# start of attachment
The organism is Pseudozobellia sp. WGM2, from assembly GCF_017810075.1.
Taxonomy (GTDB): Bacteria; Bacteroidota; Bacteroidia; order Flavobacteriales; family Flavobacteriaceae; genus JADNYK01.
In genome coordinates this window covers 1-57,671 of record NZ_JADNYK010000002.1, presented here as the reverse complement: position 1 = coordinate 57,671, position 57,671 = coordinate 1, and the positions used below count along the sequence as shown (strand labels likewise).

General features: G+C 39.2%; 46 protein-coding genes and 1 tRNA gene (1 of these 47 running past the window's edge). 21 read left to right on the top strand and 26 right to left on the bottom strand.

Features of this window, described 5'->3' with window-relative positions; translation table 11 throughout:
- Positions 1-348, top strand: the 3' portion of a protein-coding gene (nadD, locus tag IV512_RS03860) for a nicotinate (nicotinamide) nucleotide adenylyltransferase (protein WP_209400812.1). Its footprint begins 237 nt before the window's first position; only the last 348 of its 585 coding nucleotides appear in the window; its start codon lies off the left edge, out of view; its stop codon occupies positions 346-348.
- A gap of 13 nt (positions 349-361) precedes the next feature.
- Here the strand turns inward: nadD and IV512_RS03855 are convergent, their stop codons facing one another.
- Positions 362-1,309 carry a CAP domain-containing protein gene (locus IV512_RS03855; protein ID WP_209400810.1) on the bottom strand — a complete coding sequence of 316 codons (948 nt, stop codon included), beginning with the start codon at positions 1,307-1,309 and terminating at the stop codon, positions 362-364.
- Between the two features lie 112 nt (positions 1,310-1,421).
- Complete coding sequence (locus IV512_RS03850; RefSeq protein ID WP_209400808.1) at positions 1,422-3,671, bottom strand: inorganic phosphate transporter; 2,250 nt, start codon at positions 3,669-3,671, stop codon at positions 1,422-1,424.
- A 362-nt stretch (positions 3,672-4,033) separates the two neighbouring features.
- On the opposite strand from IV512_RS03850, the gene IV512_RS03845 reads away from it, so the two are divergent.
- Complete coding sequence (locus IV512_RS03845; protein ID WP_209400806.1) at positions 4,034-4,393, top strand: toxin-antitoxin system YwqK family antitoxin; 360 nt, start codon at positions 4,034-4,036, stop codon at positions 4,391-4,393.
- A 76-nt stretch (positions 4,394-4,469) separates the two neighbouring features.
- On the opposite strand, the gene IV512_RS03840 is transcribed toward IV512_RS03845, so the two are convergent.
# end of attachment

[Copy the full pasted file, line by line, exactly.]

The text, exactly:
The organism is Pseudozobellia sp. WGM2, from assembly GCF_017810075.1.
Taxonomy (GTDB): Bacteria; Bacteroidota; Bacteroidia; order Flavobacteriales; family Flavobacteriaceae; genus JADNYK01.
In genome coordinates this window covers 1-57,671 of record NZ_JADNYK010000002.1, presented here as the reverse complement: position 1 = coordinate 57,671, position 57,671 = coordinate 1, and the positions used below count along the sequence as shown (strand labels likewise).

General features: G+C 39.2%; 46 protein-coding genes and 1 tRNA gene (1 of these 47 running past the window's edge). 21 read left to right on the top strand and 26 right to left on the bottom strand.

Features of this window, described 5'->3' with window-relative positions; translation table 11 throughout:
- Positions 1-348, top strand: the 3' portion of a protein-coding gene (nadD, locus tag IV512_RS03860) for a nicotinate (nicotinamide) nucleotide adenylyltransferase (protein WP_209400812.1). Its footprint begins 237 nt before the window's first position; only the last 348 of its 585 coding nucleotides appear in the window; its start codon lies off the left edge, out of view; its stop codon occupies positions 346-348.
- A gap of 13 nt (positions 349-361) precedes the next feature.
- Here the strand turns inward: nadD and IV512_RS03855 are convergent, their stop codons facing one another.
- Positions 362-1,309 carry a CAP domain-containing protein gene (locus IV512_RS03855; protein ID WP_209400810.1) on the bottom strand — a complete coding sequence of 316 codons (948 nt, stop codon included), beginning with the start codon at positions 1,307-1,309 and terminating at the stop codon, positions 362-364.
- Between the two features lie 112 nt (positions 1,310-1,421).
- Complete coding sequence (locus IV512_RS03850; RefSeq protein ID WP_209400808.1) at positions 1,422-3,671, bottom strand: inorganic phosphate transporter; 2,250 nt, start codon at positions 3,669-3,671, stop codon at positions 1,422-1,424.
- A 362-nt stretch (positions 3,672-4,033) separates the two neighbouring features.
- On the opposite strand from IV512_RS03850, the gene IV512_RS03845 reads away from it, so the two are divergent.
- Complete coding sequence (locus IV512_RS03845; protein ID WP_209400806.1) at positions 4,034-4,393, top strand: toxin-antitoxin system YwqK family antitoxin; 360 nt, start codon at positions 4,034-4,036, stop codon at positions 4,391-4,393.
- A 76-nt stretch (positions 4,394-4,469) separates the two neighbouring features.
- On the opposite strand, the gene IV512_RS03840 is transcribed toward IV512_RS03845, so the two are convergent.